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E3 2012 Diary: Day Two

June 7, 2012

That deadening tinkle of water and tarmac hush of traffic can only mean I’m sitting outside the Staple Centre Inn for what is, for both me and the front desk night staff who gently closed the hotel door without making eye contact at 1.30 am yesterday morning, a sad and final time.

Today has been our busiest and longest of the show. For media the first day of E3 starts at midday, the third day usually ends halfway through in a lunge for the airport, making the middle day the fullest and meanest.

But that’s OK because the first thing we did this morning was meet Katsuo Harada, who’s the producer of Tekken and also the closest thing a person can get to being a barrel made of smiles and beard. One of the things I’ve always liked about fighting games are the hobbies listed pointlessly alongside fighter fist circumferences and depth of anger (I think Paul Phoenix’s profile on Tekken 3 said he ‘enjoys shopping’). Today I asked Harada what his hobby would be if he was a fighting character and he said they include yacht racing, diving, and building PCs (travelling the world and drinking was his sensible final choice).

Today on the Sega stand I heard the motion scanner whine from Aliens and I felt a jolt of alert excitement and recognition followed by a slightly empty pang of disappointment, which is basically a short version of how I expect to feel when the game arrives next year (I hope I’m being harsh, but realistically Dead Space has already stolen all the bits of the Alien series I really want to play in a game). Still, thanks to Colonial Marines the Sega stand also included the original queen alien model from Cameron’s film, which was excellent and rubbery and over twelve feet tall.

Back on the Sony stand I saw more of Beyond. It was gameplay and like Heavy Rain in that it had button-press sequences tied to character movement, although unlike Heavy Rain in that it features a sparkly supernatural guardian violently accompanying tough lady lead Jodie Holmes as she’s chased by the police, a bit like if Will-o’-the-wisp starred in an unlikely remake of a Bruce Willis movie. Jodie can also look after herself and fends off three attackers in a traintop fight using blocks and punches and taking her jacket off unexpectedly. Together with The Last Of Us and Ellie’s thumping brick-to-face moment it looks like Sony is the one developer who’s discovered what strong, interesting female characters look like, even if they all weirdly look like Ellen Page.

What serves me right for talking so much about The Last Of Us is that today after we saw an extended presentation of the conference demo I said hello to Neil Druckmann, and he went for a high five and I went for a handshake because I’m unbelievably English in a sort of rubbish way like a chipped plate. And then I went to change, which is the worst thing you can ever do, and ended up doing a diagonal handshake at around shoulder level and saying “What have I done?” out loud. Not in a cool way, just, like, “What have I done?” Maybe approaching people at industry events with my hand hovering at an ungainly angle in front of me will become my thing.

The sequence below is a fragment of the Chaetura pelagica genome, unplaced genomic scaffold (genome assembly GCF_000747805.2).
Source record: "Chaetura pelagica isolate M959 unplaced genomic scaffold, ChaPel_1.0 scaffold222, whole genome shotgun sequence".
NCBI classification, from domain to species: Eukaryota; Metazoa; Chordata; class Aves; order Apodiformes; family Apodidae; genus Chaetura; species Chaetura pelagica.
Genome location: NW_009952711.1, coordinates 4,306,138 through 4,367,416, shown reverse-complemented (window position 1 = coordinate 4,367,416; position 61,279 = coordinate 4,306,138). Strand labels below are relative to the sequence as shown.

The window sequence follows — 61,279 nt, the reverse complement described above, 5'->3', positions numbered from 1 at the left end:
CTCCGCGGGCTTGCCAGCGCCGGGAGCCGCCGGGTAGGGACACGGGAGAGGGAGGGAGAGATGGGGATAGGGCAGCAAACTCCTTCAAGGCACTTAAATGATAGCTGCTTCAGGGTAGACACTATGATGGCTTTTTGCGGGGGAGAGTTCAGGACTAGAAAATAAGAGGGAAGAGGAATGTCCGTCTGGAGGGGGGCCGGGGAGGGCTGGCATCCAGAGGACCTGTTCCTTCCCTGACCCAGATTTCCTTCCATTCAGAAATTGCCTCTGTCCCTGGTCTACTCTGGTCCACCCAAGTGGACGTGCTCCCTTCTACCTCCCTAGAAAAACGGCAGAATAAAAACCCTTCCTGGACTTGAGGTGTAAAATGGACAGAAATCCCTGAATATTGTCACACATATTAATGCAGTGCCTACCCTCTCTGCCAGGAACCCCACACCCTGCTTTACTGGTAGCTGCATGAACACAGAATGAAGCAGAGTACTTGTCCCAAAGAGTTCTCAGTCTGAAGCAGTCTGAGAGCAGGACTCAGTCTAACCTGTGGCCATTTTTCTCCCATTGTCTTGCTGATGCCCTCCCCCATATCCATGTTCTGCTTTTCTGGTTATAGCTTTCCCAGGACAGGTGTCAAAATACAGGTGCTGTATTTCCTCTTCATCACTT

Then on the way back to our hotel this evening we walked a couple of blocks from the convention centre to avoid the exiting throng, and also the clot of hockey fans watching the Kings game through bar windows all along the streets outside. We jumped into a cab that was heading the wrong way on Olympic Boulevard. “I was gonna bust a bitch back there but there was all those cops” the driver said, explaining why he hadn’t made a u-turn earlier and at the same time almost snatching the day’s “Most Traumatically Sexist” badge from the guy on the Namco Bandai stand who acted out in jiggling cargo pants how he wanted us to make the women dressed as fighting characters “shake dat ass” all over a specially branded Ferrari using our camera. But he did it very energetically, and with his tongue hanging out like a dog who’s learning to control its new human body, and so he wins.

The image above, by the way, is the EA stand I made reference to yesterday or the day before. I was going to describe it as a panopticon of agony but decided that even after six coffees that was a bit much – this being before I’d actually explored the stand and its insistent roaring and desperate, angry volume. It’s a theme of E3 as I’ve experienced it – scores of people I know and admire, participating in an event which flogs shallow grotesques of manhood, womanhood and life with deadening scale and noise.

This is the last entry into my E3 diary because we’re leaving tomorrow at midday. I started writing because I needed something to do while progress bars filled up. I carried on because I hate LA and I enjoy swearing. I hope you enjoyed it, and I’m sorry if you didn’t. In fact I’m sorry anyway. I’m usually sorry.

2 Comments leave one →
  1. Nick Hide permalink
    June 7, 2012 9:45 am

    Terrific post. Sounds hellish.

  2. June 7, 2012 11:59 am

    This is a fearsomely accurate vision of E3.

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